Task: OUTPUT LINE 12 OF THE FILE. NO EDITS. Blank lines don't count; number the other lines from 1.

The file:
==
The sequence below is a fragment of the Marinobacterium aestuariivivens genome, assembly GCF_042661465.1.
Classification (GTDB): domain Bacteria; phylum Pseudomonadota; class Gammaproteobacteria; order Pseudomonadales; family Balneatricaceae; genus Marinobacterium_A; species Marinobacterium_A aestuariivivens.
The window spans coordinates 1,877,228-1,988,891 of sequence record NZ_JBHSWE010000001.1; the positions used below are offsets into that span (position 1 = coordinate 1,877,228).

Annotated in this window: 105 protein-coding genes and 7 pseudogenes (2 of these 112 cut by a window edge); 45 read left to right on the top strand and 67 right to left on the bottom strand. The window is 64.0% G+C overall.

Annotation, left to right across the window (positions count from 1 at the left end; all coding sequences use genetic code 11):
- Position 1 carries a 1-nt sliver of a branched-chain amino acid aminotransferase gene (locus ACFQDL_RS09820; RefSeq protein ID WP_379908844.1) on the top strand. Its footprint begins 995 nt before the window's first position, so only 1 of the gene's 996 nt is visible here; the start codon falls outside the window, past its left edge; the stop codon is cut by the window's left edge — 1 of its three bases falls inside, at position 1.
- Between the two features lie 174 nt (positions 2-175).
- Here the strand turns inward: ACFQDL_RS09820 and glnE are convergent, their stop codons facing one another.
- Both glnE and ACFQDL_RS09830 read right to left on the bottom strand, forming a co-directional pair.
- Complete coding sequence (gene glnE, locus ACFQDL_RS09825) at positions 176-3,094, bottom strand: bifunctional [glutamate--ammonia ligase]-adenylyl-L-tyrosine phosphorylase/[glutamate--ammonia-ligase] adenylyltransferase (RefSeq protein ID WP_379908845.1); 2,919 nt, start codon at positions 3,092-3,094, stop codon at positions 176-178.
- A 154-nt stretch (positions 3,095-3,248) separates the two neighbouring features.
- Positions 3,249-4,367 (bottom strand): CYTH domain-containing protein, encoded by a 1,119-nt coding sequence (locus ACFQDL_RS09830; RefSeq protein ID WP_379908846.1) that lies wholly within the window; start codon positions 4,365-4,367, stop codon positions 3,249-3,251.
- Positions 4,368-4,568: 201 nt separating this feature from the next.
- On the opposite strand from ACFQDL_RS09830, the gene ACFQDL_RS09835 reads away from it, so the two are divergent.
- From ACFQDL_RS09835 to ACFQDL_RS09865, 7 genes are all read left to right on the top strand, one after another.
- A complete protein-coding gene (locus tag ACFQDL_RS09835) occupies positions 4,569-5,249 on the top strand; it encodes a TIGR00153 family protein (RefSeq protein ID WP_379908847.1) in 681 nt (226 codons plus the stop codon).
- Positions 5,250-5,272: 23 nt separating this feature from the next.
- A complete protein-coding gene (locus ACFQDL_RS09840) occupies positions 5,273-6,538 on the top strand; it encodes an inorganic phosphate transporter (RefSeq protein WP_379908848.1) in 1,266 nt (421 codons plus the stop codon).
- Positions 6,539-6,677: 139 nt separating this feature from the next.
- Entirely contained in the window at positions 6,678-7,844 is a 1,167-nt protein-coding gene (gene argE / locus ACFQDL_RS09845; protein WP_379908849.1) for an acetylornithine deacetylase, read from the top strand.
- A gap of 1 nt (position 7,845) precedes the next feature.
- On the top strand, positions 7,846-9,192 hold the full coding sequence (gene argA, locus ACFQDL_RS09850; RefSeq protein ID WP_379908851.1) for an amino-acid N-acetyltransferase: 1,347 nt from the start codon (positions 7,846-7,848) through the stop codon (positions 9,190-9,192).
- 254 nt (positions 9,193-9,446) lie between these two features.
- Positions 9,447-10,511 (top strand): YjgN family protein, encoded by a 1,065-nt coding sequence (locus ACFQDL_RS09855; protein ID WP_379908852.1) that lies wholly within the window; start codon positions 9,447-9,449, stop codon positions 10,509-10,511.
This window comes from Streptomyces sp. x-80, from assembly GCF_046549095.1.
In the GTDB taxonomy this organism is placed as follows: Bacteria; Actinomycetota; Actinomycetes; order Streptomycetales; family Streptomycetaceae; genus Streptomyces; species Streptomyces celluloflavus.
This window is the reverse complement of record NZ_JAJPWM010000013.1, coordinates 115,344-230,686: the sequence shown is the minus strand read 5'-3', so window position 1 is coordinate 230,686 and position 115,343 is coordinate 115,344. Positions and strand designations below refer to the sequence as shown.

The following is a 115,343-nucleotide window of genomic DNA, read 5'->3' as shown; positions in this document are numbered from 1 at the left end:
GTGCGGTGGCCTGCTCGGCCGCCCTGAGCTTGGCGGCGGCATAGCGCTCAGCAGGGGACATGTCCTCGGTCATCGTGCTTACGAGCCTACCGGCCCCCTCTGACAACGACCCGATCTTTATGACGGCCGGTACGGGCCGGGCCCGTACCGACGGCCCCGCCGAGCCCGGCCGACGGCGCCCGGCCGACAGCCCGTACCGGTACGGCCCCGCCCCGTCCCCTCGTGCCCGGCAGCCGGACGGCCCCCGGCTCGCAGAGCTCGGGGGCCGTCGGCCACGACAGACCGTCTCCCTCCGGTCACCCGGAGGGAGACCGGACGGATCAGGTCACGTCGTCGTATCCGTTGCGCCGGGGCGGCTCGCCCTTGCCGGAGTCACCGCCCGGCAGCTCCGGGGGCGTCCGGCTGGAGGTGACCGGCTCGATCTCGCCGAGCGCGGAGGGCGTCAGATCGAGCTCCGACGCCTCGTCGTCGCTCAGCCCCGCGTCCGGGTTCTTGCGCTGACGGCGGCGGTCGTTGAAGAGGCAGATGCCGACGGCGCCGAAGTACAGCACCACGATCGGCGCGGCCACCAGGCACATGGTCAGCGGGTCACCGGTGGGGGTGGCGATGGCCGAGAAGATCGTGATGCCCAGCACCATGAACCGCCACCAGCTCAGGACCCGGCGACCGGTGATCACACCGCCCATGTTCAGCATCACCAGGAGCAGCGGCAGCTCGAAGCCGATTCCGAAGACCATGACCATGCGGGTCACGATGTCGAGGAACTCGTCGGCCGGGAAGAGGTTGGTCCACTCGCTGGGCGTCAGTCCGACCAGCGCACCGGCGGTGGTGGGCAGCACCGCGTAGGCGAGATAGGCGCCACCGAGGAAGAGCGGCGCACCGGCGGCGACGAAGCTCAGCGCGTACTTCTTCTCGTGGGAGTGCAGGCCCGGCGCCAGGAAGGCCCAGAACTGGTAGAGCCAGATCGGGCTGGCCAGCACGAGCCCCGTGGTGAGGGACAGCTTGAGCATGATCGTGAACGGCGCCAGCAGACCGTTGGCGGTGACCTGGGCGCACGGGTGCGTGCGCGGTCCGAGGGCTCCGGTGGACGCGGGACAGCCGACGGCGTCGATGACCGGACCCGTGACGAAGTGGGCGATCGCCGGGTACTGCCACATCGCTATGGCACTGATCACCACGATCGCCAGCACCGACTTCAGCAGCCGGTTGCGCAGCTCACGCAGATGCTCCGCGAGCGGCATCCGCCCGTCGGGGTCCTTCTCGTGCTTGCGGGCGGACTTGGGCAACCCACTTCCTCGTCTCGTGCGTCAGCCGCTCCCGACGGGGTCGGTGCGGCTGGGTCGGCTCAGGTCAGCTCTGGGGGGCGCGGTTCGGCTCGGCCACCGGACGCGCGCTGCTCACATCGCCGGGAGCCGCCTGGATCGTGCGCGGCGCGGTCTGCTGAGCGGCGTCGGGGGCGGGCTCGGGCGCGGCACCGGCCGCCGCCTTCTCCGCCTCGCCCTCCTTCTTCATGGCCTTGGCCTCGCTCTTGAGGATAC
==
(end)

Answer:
- Positions 3,249-4,367 (bottom strand): CYTH domain-containing protein, encoded by a 1,119-nt coding sequence (locus ACFQDL_RS09830; RefSeq protein ID WP_379908846.1) that lies wholly within the window; start codon positions 4,365-4,367, stop codon positions 3,249-3,251.